More than anything we need a choir of angels coming from somewhere to sing for us again that gospel refrain, “Do not be afraid.” Because everywhere I look and read, people are fearful.
Republicans are afraid of the secular socialists and think the 2020 election is their last best hope for saving America. Democrats are afraid of Trump Nation and think the same election is their only way to keep the United States from falling into totalitarianism.
Greta Thunberg is Time’s “Person of the Year” because she travels the world giving speeches about the dismal future of the earth. Those that are not listening to her are buying a million guns a minute to protect themselves from crocodiles, thieves, and the FBI.
The United Methodists are about to implode because half of them are afraid of homosexuals and the other half are afraid of the first half. “What will happen if those people run the church?” they moan, each to their own kind.
Of course, some Catholics are afraid of what their Church is becoming under the leadership of Pope Francis, and others are afraid of what will happen if their fearless leader dies or resigns or is assassinated.
Some people want the Wall because they are afraid of Guatemalan mothers and their school age children; and others want the Purge to keep too many black people voting.
Rod Dreher wrote in his 2017 best seller: “As I traveled … speaking about the Benedict Option … I met scores of concerned—even anguished—Christians worried about a future far more uncertain than they imagined even a few years ago…. One clear theme emerged from countless conversations: fear that their young adult children will abandon the Christian faith.”
Others are afraid, of course, that the Court Evangelicals are going to take over the country and impose their brand of morality and meaning on all of us.
Retired military and diplomatic people testify to their fears of armed conflict breaking out somewhere in the world and, of course, television programs pick this up as good copy and beam their anxiety into our homes.
It doesn’t get much airtime because people around the country are picking up guns and shooting people—some of it random but some of it premeditated targeting of racial and religious minorities that “threaten me”.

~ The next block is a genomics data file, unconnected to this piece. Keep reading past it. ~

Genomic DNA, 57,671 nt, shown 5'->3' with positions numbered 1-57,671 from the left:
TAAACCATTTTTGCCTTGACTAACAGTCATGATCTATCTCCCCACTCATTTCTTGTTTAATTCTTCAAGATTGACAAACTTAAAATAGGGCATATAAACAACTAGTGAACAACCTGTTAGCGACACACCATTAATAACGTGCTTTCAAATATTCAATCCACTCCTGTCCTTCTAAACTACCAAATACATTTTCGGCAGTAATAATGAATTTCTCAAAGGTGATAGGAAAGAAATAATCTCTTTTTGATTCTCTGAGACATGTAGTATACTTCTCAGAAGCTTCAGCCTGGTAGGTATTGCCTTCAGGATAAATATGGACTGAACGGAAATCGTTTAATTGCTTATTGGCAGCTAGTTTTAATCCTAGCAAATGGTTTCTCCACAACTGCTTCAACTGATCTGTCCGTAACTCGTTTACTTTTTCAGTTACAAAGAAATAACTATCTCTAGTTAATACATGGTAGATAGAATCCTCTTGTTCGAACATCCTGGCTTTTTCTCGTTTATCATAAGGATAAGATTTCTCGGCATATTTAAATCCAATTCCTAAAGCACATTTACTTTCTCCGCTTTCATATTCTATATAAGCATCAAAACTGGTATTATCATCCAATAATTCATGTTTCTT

Running through my head are the old songs, like “Don’t go ‘round tonight for it’s bound to take your life. There’s a bad moon on the rise.” And “Take a look around you, boy, it’s bound to scare you, boy and … You don’t believe we’re on the eve of destruction.” I am sure there are new songs out there somewhere that are peddling those same anxious wares.
Remember when Pope John Paul II wrote his signature piece and entitled it, Crossing the Threshold of Hope? And then he shocked the world and resigned! And retreated into the shadows, perhaps not as hopeful as he thought!
And there is the ultimate sign of fear: the epidemic of suicide. A friend wrote today: “While waiting for dinner out, a celebrity noticed us! And spoke to us! What a nice surprise for the season. Last month he took his life. Who can imagine what despair lurks behind every face, every heart.”
Years ago, when I was a college student, I attended a retreat. I recall nothing of what was said or sung, but I remember the book I read entirety while standing by the table because I had no money to purchase anything. Elton Trueblood, writing during the Cold War after influenza, world wars, depression, holocaust, and communism: Signs of Hope in a Century of Despair.
Somebody needs to write that book again. Or publish the poem. Or compose the song. About hope.
Somebody someway needs to remind of us of diseases eradicated, wealth distributed, freedoms gained, wounds healed, explorations shared, votes cast, walls destroyed, technologies invented, strangers welcomed, prejudices countered, friendships formed, and yes, fears overcome.
Somebody needs to tell us again that old story, of unwed parents far from home, no family, friends, or benefactors, ordinary people manipulated by an evil empire and its cruel lackies, forced to give birth on the street, so to speak: people with much to fear and more to lose, who heard time and time again the repeat of those words, “Do Not Be Afraid.”
Somebody needs to sing a song of hope. Somebody. Maybe you. Maybe me. Maybe all of us.
There will be no Meetinghouse during Christmas week